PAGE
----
AMD Zen 4 Ryzen 7000 Processors May Stumble With Memory Speeds North Of DDR5-6000

ryzen 7000 hero news
If you're reading this, you're probably a PC hardware enthusiast, and if you're a PC hardware enthusiast, there's a strong possibility you've built a Ryzen system recently. AMD's Ryzen processors have become very popular, particularly in the DIY market, and that's despite a couple of quirks you have to be careful of when assembling such a system.

One of those quirks has to do with the chips' memory controller. The Ryzen memory controller shares a clock domain with the Infinity Fabric that connects all of the components on the processor package, and that means that your memory speed directly affects how quickly your CPU's parts can communicate with each other.

amd slide memory overclocking
This slide from AMD covers it pretty well for Zen 3.

It's for that reason that enthusiasts tend to equip Ryzen rigs with super-fast DDR4 memory, but there's a catch. You see, faster isn't always better. The CPU's Infinity Fabric can become unstable if you clock it faster than ~1.8 GHz, so if your memory runs faster than this speed—that's DDR4-3600, because it's Double Data Rate—then the Infinity Fabric normally halves its own clock rate to sync up and maintain stability and reliability.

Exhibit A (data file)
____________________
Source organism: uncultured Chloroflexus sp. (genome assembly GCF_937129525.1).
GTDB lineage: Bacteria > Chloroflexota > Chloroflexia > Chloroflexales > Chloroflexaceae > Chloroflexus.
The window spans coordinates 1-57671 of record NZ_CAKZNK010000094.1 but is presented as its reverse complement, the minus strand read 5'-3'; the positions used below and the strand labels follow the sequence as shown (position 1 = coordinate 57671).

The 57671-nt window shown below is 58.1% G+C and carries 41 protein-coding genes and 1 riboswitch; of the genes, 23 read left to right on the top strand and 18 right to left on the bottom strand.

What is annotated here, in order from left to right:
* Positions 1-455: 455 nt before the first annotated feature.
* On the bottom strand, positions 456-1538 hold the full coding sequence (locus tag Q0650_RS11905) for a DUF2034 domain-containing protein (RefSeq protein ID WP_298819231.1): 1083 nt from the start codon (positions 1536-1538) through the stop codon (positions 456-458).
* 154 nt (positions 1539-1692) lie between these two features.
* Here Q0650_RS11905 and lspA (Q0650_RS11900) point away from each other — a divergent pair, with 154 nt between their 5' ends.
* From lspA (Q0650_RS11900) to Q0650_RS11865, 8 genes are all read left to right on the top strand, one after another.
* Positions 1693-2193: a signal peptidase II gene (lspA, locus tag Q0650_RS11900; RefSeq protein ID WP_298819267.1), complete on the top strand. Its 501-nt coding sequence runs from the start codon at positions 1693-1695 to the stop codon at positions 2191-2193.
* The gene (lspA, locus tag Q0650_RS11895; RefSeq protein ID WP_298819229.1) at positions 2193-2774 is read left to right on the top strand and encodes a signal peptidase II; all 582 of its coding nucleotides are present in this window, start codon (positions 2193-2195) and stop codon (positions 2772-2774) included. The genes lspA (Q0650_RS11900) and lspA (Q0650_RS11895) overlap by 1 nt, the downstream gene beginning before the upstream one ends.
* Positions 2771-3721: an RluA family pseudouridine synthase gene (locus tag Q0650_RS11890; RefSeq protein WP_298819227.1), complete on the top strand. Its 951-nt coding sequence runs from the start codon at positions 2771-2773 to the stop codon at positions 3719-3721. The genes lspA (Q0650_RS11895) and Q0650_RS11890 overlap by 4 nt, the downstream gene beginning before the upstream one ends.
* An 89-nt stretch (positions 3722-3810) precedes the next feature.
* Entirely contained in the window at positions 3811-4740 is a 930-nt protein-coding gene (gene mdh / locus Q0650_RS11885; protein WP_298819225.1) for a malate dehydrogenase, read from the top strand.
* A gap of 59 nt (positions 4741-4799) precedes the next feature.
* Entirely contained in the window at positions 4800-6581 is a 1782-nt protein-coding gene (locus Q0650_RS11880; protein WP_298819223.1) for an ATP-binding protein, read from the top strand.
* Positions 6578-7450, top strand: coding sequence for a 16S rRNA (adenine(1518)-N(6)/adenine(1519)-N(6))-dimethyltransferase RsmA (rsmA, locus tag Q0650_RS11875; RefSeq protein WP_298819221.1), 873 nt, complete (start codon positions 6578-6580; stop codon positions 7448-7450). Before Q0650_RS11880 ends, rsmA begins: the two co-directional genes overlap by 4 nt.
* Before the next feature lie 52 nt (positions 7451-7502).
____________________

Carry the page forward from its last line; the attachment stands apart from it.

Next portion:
Outside of tasks that desperately need extreme memory bandwidth (of which there aren't many), this generally results in a loss of performance compared to running DDR4-3600 with a 1:1 ratio between the memory and IF clocks.

Well, according to WCCFTech, AMD's Zen 4-based Ryzen 7000 processors will function in much the same way, albeit with DDR5 memory instead of DDR4. The target clock has changed, of course—instead of 1.8 GHz, it's 3 GHz. That's a good thing, too, because DDR5 memory operates at much higher data rates than DDR4.

corsair vengeance ddr5 whitebackground
You may not want to run this Corsair Vengeance DDR5-6600 at full speed on AM5.

Assuming that info is accurate, DDR5-6000 will be the optimal memory speed for AMD's Ryzen 7000 processors. That may not sound all that impressive compared to some of the memory overclocking results we've seen, but keep in mind that it's still 25% higher than the memory spec for Intel's Alder Lake processors. Indeed, it's almost assuredly higher than AMD's own spec for memory speed on these chips, which will probably be in the neighborhood of 5200 MT/s.

We expect that the Zen 4 processors will actually accept memory clocks much higher than this, but as we explained above, it may not actually be to your benefit to run the memory any faster than 6000 if the CPU has to drop its fabric clock. Of course, we'll need to do our own testing to determine the truth of the matter.